Integrating Field Programmable Passive and Gate Arrays (Passive Brick Concept)

Award Information
Agency:
Department of Defense
Branch
Air Force
Amount:
$748,069.00
Award Year:
2009
Program:
SBIR
Phase:
Phase II
Contract:
FA9453-09-C-0030
Award Id:
86713
Agency Tracking Number:
F073-099-1501
Solicitation Year:
n/a
Solicitation Topic Code:
n/a
Solicitation Number:
n/a
Small Business Information
3251 Progress Drive, Suite D, Orlando, FL, 32826
Hubzone Owned:
N
Minority Owned:
N
Woman Owned:
N
Duns:
147216001
Principal Investigator:
Kenneth Church
Program Manager
(407) 275-4720
kchurch@nscryptinc.com
Business Contact:
Marva Sanders
Chief Operating Officer
(407) 249-3683
msanders@nscryptinc.com
Research Institute:
n/a
Abstract
The objective of this proposed effort is to develop a Passive Brick which would allow any combination of passives to be accessible to a Field Gate Programmable Array (FPGA). By tightly integrating a FPGA with an often large population of peripheral components into a miniaturized 3D structure, the development and fabrication timeframe of the overall system will be reduced by concealing the complexity of the FPGA from system designers. While there are a limited number of FPGA devices, there is a very large number of passives and passive combinations that support an FPGA working device. The Passive Brick would be a one time programmable passive device that couples directly to the limited number of FPGAs and providing a rapid turn around for fabrication. By eliminating the complexity of the hundreds or thousands of peripheral components from the system designer, reconfigurable devices will be deployed in DoD and military applications with a dramatic reduction in both time and effort. BENEFIT: The Passive Brick will add significant value to what is already highly desired in the FPGA, flexibility, reduced time in fabrication and reduced cost for small lots. By integrating Field Programmable Gate Arrays on a thin, flexible substrate, several design, power, size, and performance benefits can be realized that will shorten design cycles and create new field-use possibilities for many commercial and military applications. The Passive Brick is specifically and initially focused on FPGA and therefore this is the target where the marriage between the reconfigurability of the device and the programmability of the passive brick is well-suited. The Passive Brick also has the potential to expand to other active devices, such as micro controllers, microprocessors, and micro-systems. All active devices require supporting passives and therefore, the flexibility of using this to rapidly fabricate devices has significant potential.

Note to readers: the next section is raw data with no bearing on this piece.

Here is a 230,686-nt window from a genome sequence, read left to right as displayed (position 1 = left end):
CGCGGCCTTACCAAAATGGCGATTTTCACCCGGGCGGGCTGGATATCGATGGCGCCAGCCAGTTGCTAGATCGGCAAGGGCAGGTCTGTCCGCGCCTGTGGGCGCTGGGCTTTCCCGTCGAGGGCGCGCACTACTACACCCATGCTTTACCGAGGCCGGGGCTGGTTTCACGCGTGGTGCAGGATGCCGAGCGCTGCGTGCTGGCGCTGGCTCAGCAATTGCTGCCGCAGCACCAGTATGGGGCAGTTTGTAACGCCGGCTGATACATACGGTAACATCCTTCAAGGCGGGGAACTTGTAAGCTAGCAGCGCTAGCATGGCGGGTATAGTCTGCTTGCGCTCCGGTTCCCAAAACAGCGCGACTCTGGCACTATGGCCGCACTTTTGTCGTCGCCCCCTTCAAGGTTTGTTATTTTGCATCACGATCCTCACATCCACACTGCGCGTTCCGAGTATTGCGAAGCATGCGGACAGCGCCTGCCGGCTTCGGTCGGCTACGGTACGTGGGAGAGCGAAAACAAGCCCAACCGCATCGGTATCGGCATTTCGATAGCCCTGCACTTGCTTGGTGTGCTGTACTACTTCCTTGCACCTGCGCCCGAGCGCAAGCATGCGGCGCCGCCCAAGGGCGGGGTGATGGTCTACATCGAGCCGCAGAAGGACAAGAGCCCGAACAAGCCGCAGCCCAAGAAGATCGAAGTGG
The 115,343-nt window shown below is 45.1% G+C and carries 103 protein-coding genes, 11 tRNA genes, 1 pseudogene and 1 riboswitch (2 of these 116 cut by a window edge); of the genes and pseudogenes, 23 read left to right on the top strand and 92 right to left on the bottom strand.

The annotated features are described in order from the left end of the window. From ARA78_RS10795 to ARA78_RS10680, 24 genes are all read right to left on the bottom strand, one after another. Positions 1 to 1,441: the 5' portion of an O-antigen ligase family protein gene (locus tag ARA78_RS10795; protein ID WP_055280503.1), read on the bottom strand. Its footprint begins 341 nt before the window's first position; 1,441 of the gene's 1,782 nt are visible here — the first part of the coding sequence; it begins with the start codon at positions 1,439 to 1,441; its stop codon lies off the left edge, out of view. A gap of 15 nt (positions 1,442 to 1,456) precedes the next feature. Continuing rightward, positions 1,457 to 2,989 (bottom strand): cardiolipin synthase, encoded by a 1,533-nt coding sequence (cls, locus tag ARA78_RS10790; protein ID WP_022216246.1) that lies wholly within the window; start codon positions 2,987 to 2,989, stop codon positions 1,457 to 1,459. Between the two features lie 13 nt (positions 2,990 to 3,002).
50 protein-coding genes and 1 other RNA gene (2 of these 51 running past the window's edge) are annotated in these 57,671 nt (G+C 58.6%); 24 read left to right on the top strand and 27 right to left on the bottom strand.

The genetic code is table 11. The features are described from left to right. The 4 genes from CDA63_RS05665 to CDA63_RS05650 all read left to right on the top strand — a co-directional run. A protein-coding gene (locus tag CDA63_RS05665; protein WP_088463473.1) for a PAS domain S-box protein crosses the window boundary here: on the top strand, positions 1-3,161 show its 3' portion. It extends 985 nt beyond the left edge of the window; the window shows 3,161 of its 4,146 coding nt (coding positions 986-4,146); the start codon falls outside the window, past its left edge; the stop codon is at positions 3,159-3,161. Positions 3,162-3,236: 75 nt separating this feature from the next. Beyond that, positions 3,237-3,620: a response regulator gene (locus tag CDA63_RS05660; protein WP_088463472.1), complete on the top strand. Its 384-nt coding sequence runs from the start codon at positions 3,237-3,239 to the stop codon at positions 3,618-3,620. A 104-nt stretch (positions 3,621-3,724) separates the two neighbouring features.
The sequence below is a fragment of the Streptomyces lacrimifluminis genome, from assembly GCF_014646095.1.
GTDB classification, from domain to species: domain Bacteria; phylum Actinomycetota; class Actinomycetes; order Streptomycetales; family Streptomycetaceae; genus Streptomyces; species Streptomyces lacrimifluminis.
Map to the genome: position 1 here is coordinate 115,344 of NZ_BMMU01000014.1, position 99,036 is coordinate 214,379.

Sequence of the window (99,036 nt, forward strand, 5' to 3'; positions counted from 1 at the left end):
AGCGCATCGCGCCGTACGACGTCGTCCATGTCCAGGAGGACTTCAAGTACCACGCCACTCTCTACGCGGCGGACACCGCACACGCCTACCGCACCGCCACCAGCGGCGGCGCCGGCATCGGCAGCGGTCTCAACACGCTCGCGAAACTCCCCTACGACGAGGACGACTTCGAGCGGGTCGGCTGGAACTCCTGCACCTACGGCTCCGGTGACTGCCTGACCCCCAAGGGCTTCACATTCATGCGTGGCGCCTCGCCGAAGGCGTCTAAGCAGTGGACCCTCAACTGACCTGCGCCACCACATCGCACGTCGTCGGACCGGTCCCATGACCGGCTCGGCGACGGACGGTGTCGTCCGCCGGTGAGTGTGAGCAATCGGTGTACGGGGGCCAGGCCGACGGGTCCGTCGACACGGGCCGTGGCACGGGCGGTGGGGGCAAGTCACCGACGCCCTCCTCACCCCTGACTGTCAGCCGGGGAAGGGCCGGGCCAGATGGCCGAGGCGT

* information listed above is at the time of submission.

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